The more I love humanity in general the less I love man in particular, said Fyodor Dostoevsky. It’s a sentiment hard to express without sounding pretentious. Even the writer’s name is enough to send some people into an apoplectic seizure. The demands of people, those who envy you, in particular, are such that you are forced into lying to them in order to protect them further discomfort and allow you to get back to your latte. And apparently, it’s never enough to share the sentiment; you must defend it thus illustrating the very principle at its heart. It’s all nouns and verbs, and which ones it hardly matters, when all the person wants to hear is that it’s not about them or that it’s all about them, every last syllable.
Revise and Rewrite
The onion isn’t the past; it’s redemption. Wait, no not redemption. It’s the world’s oldest antique. I scratch this out with purple ink in the fugitive pages of my notebook.
No: The onion is redemption.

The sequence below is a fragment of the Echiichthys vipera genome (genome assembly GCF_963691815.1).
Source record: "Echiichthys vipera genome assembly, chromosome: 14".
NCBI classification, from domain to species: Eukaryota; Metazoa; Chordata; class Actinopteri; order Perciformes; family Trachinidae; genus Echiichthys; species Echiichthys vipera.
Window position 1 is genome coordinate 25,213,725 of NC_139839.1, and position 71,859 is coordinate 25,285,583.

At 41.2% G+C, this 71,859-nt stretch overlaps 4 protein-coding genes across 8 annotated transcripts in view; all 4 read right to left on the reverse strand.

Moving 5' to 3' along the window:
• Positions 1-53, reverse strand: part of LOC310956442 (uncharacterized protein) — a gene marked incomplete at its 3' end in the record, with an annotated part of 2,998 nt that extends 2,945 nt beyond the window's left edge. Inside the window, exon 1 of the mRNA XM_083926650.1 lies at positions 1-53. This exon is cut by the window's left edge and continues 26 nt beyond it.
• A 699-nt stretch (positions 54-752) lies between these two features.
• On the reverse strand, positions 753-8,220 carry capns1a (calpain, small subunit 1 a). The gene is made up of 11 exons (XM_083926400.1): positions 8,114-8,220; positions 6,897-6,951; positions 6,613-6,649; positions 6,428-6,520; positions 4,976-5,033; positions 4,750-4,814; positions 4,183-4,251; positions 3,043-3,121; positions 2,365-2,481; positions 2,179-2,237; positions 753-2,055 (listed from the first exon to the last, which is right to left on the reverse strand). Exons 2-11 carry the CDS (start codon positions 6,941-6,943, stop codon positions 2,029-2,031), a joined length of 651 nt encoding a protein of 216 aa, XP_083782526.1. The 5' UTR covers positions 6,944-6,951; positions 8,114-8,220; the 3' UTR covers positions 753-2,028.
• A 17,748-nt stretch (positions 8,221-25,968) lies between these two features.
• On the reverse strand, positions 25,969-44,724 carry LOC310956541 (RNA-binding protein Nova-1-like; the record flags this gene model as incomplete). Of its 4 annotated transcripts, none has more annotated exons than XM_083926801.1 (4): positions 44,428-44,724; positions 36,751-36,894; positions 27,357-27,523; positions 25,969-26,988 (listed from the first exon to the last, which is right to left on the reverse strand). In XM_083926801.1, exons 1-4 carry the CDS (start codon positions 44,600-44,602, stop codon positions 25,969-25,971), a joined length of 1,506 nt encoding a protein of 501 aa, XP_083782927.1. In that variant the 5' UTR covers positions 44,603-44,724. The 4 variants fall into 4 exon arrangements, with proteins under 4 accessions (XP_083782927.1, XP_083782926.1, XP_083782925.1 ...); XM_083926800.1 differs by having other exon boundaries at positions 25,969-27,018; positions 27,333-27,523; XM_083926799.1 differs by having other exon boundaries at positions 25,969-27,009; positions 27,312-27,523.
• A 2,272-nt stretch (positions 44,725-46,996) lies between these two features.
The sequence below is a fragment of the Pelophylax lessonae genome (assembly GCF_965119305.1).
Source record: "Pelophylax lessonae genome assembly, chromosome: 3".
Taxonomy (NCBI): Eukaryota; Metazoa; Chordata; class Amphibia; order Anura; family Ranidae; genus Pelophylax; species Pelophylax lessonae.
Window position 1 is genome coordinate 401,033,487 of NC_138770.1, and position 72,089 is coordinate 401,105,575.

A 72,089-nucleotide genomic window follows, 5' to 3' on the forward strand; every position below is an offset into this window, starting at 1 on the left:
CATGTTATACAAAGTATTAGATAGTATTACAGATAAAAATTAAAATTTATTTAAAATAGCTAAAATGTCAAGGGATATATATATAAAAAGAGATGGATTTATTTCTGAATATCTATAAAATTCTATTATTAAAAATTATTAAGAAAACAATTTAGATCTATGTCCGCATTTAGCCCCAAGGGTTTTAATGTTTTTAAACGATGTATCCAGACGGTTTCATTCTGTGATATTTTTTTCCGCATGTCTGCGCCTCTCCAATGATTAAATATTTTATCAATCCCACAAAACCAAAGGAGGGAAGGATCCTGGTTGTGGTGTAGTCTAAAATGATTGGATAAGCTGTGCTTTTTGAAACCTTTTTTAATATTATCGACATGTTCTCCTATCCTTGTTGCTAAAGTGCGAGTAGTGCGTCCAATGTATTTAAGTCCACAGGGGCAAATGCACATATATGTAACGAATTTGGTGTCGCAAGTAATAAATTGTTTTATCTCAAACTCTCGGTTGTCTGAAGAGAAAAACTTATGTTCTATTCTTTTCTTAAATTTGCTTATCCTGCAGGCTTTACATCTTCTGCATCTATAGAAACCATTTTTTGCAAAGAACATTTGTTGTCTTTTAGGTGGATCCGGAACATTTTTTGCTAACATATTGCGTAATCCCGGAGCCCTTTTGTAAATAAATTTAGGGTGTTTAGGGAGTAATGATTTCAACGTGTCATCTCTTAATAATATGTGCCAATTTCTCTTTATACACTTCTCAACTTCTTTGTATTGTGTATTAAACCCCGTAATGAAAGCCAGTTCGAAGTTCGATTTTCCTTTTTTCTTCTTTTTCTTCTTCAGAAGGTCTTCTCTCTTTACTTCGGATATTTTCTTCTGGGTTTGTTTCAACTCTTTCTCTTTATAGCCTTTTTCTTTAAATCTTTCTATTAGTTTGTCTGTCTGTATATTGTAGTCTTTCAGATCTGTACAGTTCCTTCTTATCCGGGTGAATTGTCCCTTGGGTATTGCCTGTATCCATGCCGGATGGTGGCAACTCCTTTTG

When I was all of seven my Irish great-grandmother took me aside and told me a story about a dream she had. We sat in one of those window boxes overlooking the Grass Market in Edinburgh; the cobbled street below, where they hung witches, bustled with commerce. My great-grandmother was frail and very old – physically my memory of her is that of a white blur. She spoke in a whisper. She said in the dream she grew onions. In the dream my grandmother said she wasn’t well liked, and she got the impression she didn’t like anyone else either, so it was mutual. She never did a kind thing in her life, the life in the dream, until a beggar came by and she gave him an onion. She was done telling me her dream. My great-grandmother wanted to know if I knew what it was about. I know what you’re thinking: What does a seven-year-old know about dreams? I shook my head and held her delicate hand. We looked out the window. Going to rain, she said, it’s going to rain.